April 11, 2017
Late last year I was invited by a good friend to join a group fly-fishing trip to Argentina. The suggested mid-January date conflicted with the annual PGA Golf Show, which I have attended for the past 20 years, but after much careful contemplation, I decided the opportunity was too good to pass up. Life is short after all – a reality that hit home with the recent passing of my brother Gerry. I had no idea what to expect, but with great pals and a robust itinerary, we prepped for a new adventure.
This would be my first visit to South America. I had come close, visiting Mexico a few times while studying in the United States, but had never ventured further south. Then there was the matter of the actual fishing. As a kid, I have fond memories of fishing on the River Shannon. But that was usually from a boat or pier. More recently, the itch to try proper fishing again was strong enough that my family generously gifted me a fishing rod for my birthday. I still had no idea what I was really doing, and sporadic fishing trips in between golf rounds usually resulted in empty returns.
Like any good golf trip, we began by gearing up with the necessary equipment. During the trek across the world, I took a pit stop in New York City to rendezvous with friends and collect the right fishing attire; shirts, trousers, fingerless gloves, bandana, Polaroid sunglasses, etc. These purchases were the suggestions of my friends, who may have wanted to properly outfit me, or perhaps were just afraid of what I’d show up wearing!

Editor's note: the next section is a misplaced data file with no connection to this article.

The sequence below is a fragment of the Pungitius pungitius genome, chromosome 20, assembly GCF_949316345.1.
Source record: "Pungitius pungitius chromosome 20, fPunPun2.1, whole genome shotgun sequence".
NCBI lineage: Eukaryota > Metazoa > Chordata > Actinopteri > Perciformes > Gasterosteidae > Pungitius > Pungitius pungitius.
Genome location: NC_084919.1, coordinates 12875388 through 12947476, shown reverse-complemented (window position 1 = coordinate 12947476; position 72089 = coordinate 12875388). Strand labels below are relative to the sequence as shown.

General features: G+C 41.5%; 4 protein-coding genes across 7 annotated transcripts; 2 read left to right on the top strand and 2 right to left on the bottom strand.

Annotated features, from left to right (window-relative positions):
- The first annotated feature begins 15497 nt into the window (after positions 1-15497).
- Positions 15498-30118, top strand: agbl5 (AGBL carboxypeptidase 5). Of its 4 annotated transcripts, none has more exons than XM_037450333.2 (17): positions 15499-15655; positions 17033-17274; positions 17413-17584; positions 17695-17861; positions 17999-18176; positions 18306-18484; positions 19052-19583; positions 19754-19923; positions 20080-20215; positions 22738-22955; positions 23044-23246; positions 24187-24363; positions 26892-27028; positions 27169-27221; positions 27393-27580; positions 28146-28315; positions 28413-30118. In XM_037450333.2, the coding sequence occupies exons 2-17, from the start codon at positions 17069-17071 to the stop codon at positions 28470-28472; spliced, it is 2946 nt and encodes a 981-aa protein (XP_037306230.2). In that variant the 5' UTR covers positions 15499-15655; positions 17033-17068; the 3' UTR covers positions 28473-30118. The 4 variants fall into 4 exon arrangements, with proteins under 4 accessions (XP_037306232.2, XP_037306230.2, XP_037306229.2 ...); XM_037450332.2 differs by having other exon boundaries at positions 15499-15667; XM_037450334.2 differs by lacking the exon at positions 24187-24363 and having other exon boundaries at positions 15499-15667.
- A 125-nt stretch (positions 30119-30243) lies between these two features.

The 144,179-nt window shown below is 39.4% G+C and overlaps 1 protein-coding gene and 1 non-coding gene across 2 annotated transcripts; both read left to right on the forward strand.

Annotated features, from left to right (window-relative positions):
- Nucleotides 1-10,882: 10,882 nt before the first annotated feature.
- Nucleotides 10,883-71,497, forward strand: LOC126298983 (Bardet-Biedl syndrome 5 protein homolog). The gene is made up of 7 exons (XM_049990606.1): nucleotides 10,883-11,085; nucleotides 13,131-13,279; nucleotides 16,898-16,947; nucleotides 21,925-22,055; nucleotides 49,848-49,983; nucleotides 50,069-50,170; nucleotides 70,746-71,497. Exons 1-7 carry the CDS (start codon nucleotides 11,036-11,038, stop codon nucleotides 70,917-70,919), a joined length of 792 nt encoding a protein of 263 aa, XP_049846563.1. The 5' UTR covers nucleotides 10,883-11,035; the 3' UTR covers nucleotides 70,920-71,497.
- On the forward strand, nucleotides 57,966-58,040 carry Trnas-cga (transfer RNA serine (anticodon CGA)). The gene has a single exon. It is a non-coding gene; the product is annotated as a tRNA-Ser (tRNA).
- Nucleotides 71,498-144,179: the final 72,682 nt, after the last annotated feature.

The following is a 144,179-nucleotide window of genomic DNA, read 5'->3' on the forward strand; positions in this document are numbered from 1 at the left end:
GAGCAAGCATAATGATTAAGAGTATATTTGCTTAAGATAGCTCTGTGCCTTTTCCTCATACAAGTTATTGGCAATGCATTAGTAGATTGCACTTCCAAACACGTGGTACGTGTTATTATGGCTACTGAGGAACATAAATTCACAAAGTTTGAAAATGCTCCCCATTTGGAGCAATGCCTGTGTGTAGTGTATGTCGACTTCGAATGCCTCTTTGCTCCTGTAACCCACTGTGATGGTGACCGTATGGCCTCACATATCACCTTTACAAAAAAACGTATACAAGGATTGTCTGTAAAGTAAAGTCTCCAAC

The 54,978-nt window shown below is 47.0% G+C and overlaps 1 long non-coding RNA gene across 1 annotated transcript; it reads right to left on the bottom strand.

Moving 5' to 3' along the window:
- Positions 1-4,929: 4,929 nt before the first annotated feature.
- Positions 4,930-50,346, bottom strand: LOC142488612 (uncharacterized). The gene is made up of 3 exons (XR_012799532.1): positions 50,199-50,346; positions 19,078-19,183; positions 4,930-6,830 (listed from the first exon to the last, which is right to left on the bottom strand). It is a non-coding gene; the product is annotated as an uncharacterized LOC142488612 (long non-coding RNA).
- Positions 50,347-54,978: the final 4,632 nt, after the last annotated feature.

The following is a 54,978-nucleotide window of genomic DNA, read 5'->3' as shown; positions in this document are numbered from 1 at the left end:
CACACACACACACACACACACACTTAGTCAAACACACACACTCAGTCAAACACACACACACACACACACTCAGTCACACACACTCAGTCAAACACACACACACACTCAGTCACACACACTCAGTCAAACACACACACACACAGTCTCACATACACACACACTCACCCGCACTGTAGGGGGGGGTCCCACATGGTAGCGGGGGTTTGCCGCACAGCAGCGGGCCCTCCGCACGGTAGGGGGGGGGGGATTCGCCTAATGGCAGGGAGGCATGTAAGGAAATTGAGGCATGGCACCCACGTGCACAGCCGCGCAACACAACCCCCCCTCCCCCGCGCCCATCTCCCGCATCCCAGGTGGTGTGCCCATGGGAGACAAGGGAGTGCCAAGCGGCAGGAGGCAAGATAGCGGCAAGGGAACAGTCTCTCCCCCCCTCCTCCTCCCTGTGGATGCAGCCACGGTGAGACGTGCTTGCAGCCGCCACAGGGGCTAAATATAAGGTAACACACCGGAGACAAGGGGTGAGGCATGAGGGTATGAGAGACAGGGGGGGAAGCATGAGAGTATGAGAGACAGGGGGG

A few day later, I flew from New York to Buenos Aires (a beautiful city with European influences) and from there to Esquel, Argentina.
On arrival in Esquel, we were greeted by our hosts from PRG Lodge at Treveiln and made our way to our home away from home. The sprawling compound is comprised of a 12-bedroom lodge, two great bars, and a wraparound deck with views in all directions. Straight away we got the impression that many of our six nights would be spent in these comfortable quarters telling stories and cracking jokes. Sound like a golf trip?
The dining room was the centrepiece of the lodge, where we gathered each day for breakfast and dinner. Feast after feast of Argentinian beef was cooked in an open fire pit within the dining room and all meals were introduced by the chef and complimented with local delicacies such as Asado, Chimichurri and Empanadas. The entire experience was professional, welcoming and an understated five-star experience.
It was during that first night while prepping for our first tee time….er, allotted fishing time… that it occurred to me that there was no difference, so far, than if we were a bunch of golfers.
The next day we sprung to life with adrenaline pumping and anticipation building. One friend, a veteran fisherman, didn’t sleep a wink due to the excitement. Out front of our lodging, six Jeeps with a driver and a guide sat ready to transport us in pairs. We had our foursomes! The Jeeps carry the essentials – an inflatable boat, all the fishing gear (rods, reels, lines, nets) the all-important lunch and more. Our guides would essentially be acting like caddies – furthering the parallels between golfing and fishing.